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TEMPE, Ariz. — Recent events have many of us questioning whether our personal information is really safe online. Federal officials are asking Apple and Google about how some of their phones track users’ locations. More than 70 million Sony PlayStation users may have had their personal information stolen in a recent computer-hacking incident, and Google says several hundred Gmail accounts were recently breached, too. Late last month, Facebook was among the companies appearing in front of legislators to talk about updating privacy laws.
An expert at Arizona State University, Associate Professor Marilyn Prosch, helped to create one of the world’s first data-privacy research labs. The Privacy by Design Research Lab at the W. P. Carey School of Business is working with industry leaders, under the executive advisement of Ontario Information and Privacy Commissioner Ann Cavoukian, to produce guidelines for businesses worldwide to effectively protect personal data. Prosch says businesses need to start building privacy guidelines into their data collection methods from the very start, instead of waiting for something to go wrong.
“In general, everyone in the Information Age tends to think data is an asset, and that if you can collect it, then you should; after all, it’s cheap to store,” explains Prosch. “However, businesses are starting to see this can be a liability. We teach data minimization. If you don’t need it, then don’t collect it, and only keep what you need for the required amount of time.”
Prosch recently spoke to a large, high-profile audience in Silicon Valley about what needs to be done to make things safer for Internet users and also discussed the regulatory environment related to Privacy by Design at a conference hosted by the University of California, Berkeley’s Center for Law and Technology. She is sharing her Top 10 data-privacy tips for both consumers and businesses.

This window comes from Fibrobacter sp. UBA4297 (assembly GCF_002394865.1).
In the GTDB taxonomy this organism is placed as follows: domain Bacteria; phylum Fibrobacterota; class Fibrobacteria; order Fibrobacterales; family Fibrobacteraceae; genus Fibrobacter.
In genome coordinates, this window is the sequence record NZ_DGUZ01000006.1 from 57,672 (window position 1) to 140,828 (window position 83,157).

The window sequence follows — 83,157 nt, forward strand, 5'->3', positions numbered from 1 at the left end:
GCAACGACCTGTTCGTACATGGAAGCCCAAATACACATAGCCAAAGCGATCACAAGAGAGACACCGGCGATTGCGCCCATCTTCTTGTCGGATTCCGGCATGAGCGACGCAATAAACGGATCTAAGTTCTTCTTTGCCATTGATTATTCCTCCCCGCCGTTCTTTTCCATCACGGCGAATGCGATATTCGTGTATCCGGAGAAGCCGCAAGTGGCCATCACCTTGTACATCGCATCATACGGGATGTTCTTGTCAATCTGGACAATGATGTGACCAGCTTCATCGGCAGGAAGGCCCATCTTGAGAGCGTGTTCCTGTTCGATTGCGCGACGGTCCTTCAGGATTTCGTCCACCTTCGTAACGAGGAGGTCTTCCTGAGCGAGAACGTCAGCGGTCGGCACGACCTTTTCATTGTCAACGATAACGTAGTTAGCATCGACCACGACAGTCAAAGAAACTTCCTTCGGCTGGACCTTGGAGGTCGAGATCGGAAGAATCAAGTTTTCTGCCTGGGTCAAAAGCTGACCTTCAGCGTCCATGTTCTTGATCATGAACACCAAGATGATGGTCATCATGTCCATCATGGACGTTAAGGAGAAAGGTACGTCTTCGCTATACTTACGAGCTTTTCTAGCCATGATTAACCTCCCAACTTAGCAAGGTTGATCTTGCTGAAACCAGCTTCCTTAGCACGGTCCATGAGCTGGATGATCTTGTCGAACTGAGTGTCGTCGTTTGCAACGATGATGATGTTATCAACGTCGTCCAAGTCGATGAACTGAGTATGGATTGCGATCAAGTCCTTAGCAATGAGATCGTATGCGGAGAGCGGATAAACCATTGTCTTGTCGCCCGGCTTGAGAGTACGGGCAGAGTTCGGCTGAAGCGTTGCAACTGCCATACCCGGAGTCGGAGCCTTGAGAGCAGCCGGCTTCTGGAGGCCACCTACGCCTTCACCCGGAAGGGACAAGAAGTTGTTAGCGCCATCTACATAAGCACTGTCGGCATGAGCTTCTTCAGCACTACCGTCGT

Top 10 Tips for Internet Users:
Top 10 Tips for Companies:
Prosch thinks positively about the future for data-privacy protection.
She says, “Technology has changed so rapidly that it will take a while for controls to catch up, but data minimization is the way we are moving. We think we can clean up the current state of data pollution in the long run.”
W. P. CAREY SCHOOL OF BUSINESS
The W. P. Carey School of Business at Arizona State University is one of the top-ranked and largest business schools in the United States. The school is internationally regarded for its research productivity and its distinguished faculty members, including a Nobel Prize winner. Students come from 99 countries and include 60 National Merit Scholars. For more information, please visit wpcarey.asu.edu and http://knowledge.wpcarey.asu.edu.